What does asymptomatic mean?


You may have heard your healthcare provider describe the condition as asymptomatic . This term literally means that there are no symptoms. For most diseases, there is an asymptomatic phase in which the disease is present but causes no symptoms.

The point here is that while it may feel good, your body may not. And since it is unlikely that you will change your behavior when you feel good, if what you have is passed on , it is likely that you are passing it on to others.

Screening tests are used to detect a variety of conditions in asymptomatic patients so they can be monitored or treated early. Unfortunately, many do not seek such an evaluation when they are asymptomatic because they do not know the reason.

Laura Porter / Get Medication Information

Asymptomatic diseases

An asymptomatic infection is an infection in which a bacteria , virus , fungus, or parasite has entered the body but has not yet caused any symptoms (such as fever or cough).

Your body can fight the invader and you may never know it was there. Or you may develop symptoms of illness after the asymptomatic phase. Depending on the pathogen, you can pass the germs to other people, even if you don't have symptoms.

Cancer that develops can be asymptomatic for a long time, grow and spread until it affects body functions and causes symptoms. Other conditions that may be asymptomatic for at least part of its course include high blood pressure (hypertension) and diabetes .

If you develop a disease or condition and have symptoms, you may lose them during recovery or remission.

Some diseases go through repeated cycles of asymptomatic disease and then symptoms return.


Depending on the problem, detection of asymptomatic disease can be done using various testing methods, such as laboratory tests or imaging.

This can be done due to knowledge of risk factors or exposure, but some asymptomatic diseases are overlooked when none of them are relevant to the patient. They just don't know that there is a reason to check it out.

Most cancer screening tests are designed to find cancer when it is asymptomatic. Medical tests like blood pressure and blood glucose levels can reveal problems like hypertension and diabetes before you have symptoms.

Asymptomatic detection can also signify a subclinical infection. For example, people without symptoms who test positive for strep throat , genital herpes , HIV , or hepatitis. Knowing an asymptomatic infection can help reduce the spread of the disease to other people.

Treating a disease that does not yet show any symptoms can change your health in the long run or even survive. For example, controlling your hypertension or diabetes can extend your life for years. Removing the polyps found during the colonoscopy test can prevent the development of colon cancer.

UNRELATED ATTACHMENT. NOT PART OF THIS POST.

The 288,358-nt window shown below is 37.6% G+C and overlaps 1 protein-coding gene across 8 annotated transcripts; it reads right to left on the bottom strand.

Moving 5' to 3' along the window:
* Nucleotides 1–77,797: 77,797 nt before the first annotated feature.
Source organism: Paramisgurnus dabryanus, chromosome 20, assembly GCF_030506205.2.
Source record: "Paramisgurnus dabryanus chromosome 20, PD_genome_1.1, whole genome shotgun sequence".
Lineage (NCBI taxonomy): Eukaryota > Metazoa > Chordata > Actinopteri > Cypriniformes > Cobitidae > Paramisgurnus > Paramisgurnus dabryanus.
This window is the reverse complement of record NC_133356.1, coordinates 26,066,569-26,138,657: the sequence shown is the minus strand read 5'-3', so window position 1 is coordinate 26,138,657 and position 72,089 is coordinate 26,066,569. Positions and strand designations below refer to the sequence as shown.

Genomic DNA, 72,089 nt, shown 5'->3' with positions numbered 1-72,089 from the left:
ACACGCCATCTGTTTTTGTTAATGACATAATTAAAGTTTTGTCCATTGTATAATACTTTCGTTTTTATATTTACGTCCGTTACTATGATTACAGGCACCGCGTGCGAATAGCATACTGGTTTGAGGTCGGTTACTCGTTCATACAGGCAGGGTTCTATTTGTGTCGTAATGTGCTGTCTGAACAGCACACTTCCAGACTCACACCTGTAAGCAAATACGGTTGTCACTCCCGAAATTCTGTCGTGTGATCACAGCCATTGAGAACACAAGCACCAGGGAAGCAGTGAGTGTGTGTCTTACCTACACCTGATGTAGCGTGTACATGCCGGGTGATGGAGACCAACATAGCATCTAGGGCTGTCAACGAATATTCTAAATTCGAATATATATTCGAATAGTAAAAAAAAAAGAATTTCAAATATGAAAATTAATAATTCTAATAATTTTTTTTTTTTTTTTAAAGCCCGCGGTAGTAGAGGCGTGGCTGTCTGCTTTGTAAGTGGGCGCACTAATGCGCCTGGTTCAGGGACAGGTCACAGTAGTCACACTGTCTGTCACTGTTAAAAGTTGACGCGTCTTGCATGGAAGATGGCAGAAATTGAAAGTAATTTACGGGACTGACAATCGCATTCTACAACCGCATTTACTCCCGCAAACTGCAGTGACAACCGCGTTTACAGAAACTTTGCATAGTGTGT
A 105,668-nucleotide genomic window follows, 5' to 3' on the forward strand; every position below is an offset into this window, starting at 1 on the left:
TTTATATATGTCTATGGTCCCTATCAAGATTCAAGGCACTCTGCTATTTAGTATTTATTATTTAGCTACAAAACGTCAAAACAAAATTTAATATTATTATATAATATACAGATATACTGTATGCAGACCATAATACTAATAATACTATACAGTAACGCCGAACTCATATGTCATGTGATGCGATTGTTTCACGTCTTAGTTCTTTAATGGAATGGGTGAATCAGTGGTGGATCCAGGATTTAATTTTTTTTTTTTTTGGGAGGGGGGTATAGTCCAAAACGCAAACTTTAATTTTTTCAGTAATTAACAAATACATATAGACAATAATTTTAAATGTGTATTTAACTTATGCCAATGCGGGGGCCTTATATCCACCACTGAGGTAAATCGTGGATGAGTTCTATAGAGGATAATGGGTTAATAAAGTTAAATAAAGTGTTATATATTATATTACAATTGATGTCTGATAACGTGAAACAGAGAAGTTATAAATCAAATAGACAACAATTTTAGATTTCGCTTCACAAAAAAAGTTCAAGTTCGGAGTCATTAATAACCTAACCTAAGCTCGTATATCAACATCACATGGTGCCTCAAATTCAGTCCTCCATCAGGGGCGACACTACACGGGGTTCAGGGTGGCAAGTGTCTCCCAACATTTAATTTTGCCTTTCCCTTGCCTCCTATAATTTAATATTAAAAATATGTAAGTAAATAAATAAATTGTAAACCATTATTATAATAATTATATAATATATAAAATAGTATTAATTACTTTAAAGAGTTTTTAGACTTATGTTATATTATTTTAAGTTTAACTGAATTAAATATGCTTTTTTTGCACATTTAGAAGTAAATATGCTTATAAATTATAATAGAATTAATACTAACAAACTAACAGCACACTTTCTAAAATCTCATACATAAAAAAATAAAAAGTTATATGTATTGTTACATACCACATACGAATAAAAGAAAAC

Asymptomatic results

An asymptomatic condition can refer to a variety of different situations. It is often difficult to know if an asymptomatic condition will progress.

Finding an asymptomatic condition can be an early sign that, if taken into account, can improve your quality of life or long-term survival. An example of this would be the early detection of lung cancer through computed tomography (CT) screening .

On the other hand, asymptomatic detection may be nothing, meaning that early detection will not improve quality of life or increase survival. In this case, additional medical tests and interventions may be performed unnecessarily.

In addition to the emotional distress it can cause, the exam itself can present risks (for example, surgical risk due to a biopsy). And overdiagnosis can lead to overtreatment and related side effects.

The overdiagnosis controversy

There is considerable controversy over the use of screening tests, including those used to detect cancer. Colon cancer screening and lung cancer screening clearly save lives.

But it is not yet clear whether prostate screening or even breast cancer play a role in improving survival (comparing the benefits for some with the risks for others).

Of course, these screening tests increase the diagnosis of cancer, but they can lead to overdiagnosis. This is the root of the controversy over the detection of prostate specific antigen (PSA) : for some, it can lead to unnecessary evaluations and harmful treatments, while for others it can lead to longer survival .

Next steps

There are situations in which the treatment of an asymptomatic disease clearly makes a difference. Therefore, any asymptomatic outcome should be carefully considered.

When talking to your doctor about how to interpret an asymptomatic finding and what (and if what) to do with this new information, ask lots of questions.

Questions to ask your healthcare provider

  • What are the chances that I will develop a disease for which I currently have no symptoms? How can you change this with treatment?
  • What can the treatment involve? What are the pros and cons?
  • What are the chances that nothing will happen if nothing is done with detection? (Sometimes it helps to look at the statistics.)
  • Are there any concerns that this condition is being overdiagnosed?
  • What would you do if you were me?

Deciding whether to act must consider not only the outcome, but also its medical implications, available treatments, your general health, and other factors.

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